default

EnglishEdit

 default on Wikipedia

EtymologyEdit

From Middle English defaut, defaute, from Old French defaute (fault, defect, failure, culpability, lack), ultimately from Latin de- (away) + fallo (deceive, cheat, escape notice of).

PronunciationEdit

NounEdit

default (countable and uncountable, plural defaults)

  1. (finance) The condition of failing to meet an obligation.
    He failed to make payments on time, and he is now in default.
    You may cure this default by paying the full amount within a week.
  2. (finance) The condition of being an obligation that has not been met.
    The deadline has passed, so the debt is now in default.
  3. (electronics, computing) the original software programming settings as set by the factory
  4. A loss incurred by failing to compete.
    The team's three losses include one default.
  5. A selection made in the absence of an alternative.
    The man became the leader of the group as a default.
    • 2011 December 15, Felicity Cloake, “How to cook the perfect nut roast”, in Guardian[1]:
      One of the darlings of the early vegetarian movement (particularly in its even sadder form, the cutlet), it was on the menu at John Harvey Kellogg's Battle Creek Sanitarium [sic], and has since become the default Sunday option for vegetarians – and a default source of derision for everyone else.
    • 2019, Li Huang; James Lambert, “Another Arrow for the Quiver: A New Methodology for Multilingual Researchers”, in Journal of Multilingual and Multicultural Development, DOI:10.1080/01434632.2019.1596115, page 6:
      Overall the signage at NIE has the appearance being a top-down artefact driven by institutional policy with English set as the default language.
  6. (often attributive) A value used when none has been given; a tentative value or standard that is presumed.
    If you don't specify a number of items, the default is 1.
  7. (law) The failure of a defendant to appear and answer a summons and complaint.
  8. (obsolete) A failing or failure; omission of that which ought to be done; neglect to do what duty or law requires.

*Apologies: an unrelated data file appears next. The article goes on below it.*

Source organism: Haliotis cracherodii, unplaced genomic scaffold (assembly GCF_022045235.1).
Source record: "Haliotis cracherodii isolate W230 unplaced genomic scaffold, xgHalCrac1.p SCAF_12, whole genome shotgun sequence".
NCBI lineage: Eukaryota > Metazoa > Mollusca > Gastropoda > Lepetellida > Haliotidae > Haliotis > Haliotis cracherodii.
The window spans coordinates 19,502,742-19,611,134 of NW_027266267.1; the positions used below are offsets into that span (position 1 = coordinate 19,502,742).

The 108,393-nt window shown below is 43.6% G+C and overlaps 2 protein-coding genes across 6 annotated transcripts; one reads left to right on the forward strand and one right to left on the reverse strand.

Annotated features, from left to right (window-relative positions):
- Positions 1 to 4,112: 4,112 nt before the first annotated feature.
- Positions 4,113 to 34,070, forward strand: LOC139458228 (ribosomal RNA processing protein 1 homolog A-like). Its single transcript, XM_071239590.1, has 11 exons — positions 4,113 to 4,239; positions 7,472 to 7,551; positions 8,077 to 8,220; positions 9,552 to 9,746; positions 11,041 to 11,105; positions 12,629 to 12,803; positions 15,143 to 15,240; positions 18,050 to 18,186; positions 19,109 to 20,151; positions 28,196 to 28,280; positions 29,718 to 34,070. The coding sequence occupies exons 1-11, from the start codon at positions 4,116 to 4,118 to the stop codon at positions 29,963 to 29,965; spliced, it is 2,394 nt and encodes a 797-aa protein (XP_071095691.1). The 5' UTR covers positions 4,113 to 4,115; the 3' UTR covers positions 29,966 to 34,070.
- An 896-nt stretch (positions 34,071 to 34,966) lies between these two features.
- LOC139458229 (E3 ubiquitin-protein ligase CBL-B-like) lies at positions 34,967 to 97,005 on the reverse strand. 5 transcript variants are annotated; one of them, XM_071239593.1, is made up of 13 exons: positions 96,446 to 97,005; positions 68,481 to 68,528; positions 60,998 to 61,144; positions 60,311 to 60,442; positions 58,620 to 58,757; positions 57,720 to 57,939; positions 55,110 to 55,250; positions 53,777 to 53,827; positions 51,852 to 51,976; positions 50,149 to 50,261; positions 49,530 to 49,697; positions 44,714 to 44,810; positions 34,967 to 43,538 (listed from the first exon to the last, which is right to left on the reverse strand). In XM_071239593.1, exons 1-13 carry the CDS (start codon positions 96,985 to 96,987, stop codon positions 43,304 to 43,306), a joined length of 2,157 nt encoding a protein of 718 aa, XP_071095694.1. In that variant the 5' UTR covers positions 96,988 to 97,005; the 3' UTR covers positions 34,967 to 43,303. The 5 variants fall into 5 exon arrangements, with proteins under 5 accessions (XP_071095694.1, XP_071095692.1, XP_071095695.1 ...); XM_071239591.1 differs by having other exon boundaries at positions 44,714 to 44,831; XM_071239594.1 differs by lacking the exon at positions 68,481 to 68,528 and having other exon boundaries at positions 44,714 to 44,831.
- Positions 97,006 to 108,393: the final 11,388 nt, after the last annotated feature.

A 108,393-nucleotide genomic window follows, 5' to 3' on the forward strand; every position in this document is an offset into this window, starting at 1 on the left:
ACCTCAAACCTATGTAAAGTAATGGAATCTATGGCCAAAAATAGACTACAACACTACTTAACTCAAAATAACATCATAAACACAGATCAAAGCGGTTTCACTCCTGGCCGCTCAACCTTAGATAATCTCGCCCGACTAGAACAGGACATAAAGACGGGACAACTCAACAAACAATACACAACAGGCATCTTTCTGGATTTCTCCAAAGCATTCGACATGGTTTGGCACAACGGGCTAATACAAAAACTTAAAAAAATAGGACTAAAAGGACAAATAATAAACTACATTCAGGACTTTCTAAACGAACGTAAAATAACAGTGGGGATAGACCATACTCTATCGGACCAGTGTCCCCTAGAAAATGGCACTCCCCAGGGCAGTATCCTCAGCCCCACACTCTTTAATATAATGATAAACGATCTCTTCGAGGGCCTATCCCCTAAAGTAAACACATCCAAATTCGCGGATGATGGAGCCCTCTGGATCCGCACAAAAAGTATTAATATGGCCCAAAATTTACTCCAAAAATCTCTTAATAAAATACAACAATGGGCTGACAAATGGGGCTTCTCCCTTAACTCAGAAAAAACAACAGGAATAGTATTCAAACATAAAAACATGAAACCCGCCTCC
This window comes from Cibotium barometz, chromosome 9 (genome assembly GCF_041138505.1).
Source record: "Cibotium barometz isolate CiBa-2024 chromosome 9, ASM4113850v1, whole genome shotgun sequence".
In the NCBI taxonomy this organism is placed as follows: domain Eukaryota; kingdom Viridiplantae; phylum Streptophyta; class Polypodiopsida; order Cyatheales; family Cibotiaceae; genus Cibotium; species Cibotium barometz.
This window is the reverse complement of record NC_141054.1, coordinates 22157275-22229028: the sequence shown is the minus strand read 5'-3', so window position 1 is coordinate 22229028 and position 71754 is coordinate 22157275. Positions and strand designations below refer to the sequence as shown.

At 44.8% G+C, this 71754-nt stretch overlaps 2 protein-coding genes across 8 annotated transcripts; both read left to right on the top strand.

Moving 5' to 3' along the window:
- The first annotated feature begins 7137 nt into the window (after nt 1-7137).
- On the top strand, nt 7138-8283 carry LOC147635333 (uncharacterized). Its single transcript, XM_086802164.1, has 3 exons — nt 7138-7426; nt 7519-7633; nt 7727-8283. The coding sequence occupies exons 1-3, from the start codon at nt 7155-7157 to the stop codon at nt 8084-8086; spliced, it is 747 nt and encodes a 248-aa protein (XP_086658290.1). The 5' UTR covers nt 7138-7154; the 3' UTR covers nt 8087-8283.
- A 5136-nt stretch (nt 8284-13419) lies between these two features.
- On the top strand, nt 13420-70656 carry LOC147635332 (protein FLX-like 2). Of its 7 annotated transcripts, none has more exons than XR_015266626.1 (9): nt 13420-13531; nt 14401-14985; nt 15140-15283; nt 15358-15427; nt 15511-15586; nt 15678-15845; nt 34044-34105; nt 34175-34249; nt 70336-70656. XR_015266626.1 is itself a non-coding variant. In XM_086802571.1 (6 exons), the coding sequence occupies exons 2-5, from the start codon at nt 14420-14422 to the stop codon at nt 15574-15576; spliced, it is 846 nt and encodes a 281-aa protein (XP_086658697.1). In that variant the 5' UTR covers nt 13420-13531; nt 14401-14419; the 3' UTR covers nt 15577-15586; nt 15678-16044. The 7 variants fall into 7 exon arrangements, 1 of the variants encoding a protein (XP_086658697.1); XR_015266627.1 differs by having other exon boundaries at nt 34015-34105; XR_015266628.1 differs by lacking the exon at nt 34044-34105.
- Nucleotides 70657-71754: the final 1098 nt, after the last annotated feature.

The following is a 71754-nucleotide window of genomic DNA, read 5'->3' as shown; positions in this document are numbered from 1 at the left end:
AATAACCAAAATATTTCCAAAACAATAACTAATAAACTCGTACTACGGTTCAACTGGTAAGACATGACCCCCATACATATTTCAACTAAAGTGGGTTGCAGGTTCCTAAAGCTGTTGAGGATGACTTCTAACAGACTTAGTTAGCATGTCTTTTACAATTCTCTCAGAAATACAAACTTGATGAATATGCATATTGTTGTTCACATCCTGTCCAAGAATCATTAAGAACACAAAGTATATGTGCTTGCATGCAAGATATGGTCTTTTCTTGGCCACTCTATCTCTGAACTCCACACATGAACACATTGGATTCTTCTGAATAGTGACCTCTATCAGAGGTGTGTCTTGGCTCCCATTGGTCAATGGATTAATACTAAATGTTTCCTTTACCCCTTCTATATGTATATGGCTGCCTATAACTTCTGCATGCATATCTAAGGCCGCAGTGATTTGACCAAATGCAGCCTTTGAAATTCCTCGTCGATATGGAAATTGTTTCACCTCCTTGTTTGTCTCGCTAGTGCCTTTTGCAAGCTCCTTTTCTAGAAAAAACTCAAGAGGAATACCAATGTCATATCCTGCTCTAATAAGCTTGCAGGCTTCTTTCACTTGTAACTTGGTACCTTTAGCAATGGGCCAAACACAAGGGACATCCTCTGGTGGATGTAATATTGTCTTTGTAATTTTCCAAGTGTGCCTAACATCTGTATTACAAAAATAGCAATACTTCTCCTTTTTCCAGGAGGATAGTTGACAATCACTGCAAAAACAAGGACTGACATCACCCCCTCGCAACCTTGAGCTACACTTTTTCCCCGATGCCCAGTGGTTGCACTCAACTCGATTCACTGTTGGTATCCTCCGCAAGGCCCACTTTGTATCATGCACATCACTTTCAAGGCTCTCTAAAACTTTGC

This evil has happened through the governor's default.
  9. (obsolete) Lack; absence.
  10. (obsolete) Fault; offence; wrong act.

Derived termsEdit

DescendantsEdit

  • Russian: дефо́лт (defólt)

TranslationsEdit

VerbEdit

default (third-person singular simple present defaults, present participle defaulting, simple past and past participle defaulted)

  1. (intransitive) To fail to meet an obligation.
    1. (intransitive, law) To fail to appear and answer a summons and complaint.
    2. (intransitive, finance) To fail to fulfill a financial obligation.
      to default on a loan
  2. (intransitive) To lose a competition by failing to compete.
    Synonym: forfeit
    If you refuse to wear a proper uniform, you will not be allowed to compete and will default this match.
  3. (transitive, intransitive, computing) To assume a value when none was given; to presume a tentative value or standard.
    If you don't specify a color, it defaults to red.
    • 2002, Tony Martin, ‎Dominic Selly, Visual Basic .NET at Work: Building 10 Enterprise Projects (page 346)
      It defaults your application to Windows authentication mode, and if you want to use forms mode, you can just change it in the authentication section of the file.

Related termsEdit

TranslationsEdit

AnagramsEdit


PortugueseEdit

EtymologyEdit

Unadapted borrowing from English default; pronounced like French défaut.

PronunciationEdit

NounEdit

default m (plural defaults)

  1. (finance) default (condition of failing to meet an obligation)
  2. (computing) default (original settings)
  3. (computing) default (value used when none has been given)

AdjectiveEdit

default (invariable, not comparable)

  1. (computing) being a default setting or value

SpanishEdit

EtymologyEdit

Borrowed from English default.

PronunciationEdit

  • IPA(key): /deˈfolt/ [d̪eˈfol̪t̪]
  • Rhymes: -olt

NounEdit

default m (plural defaults)

  1. default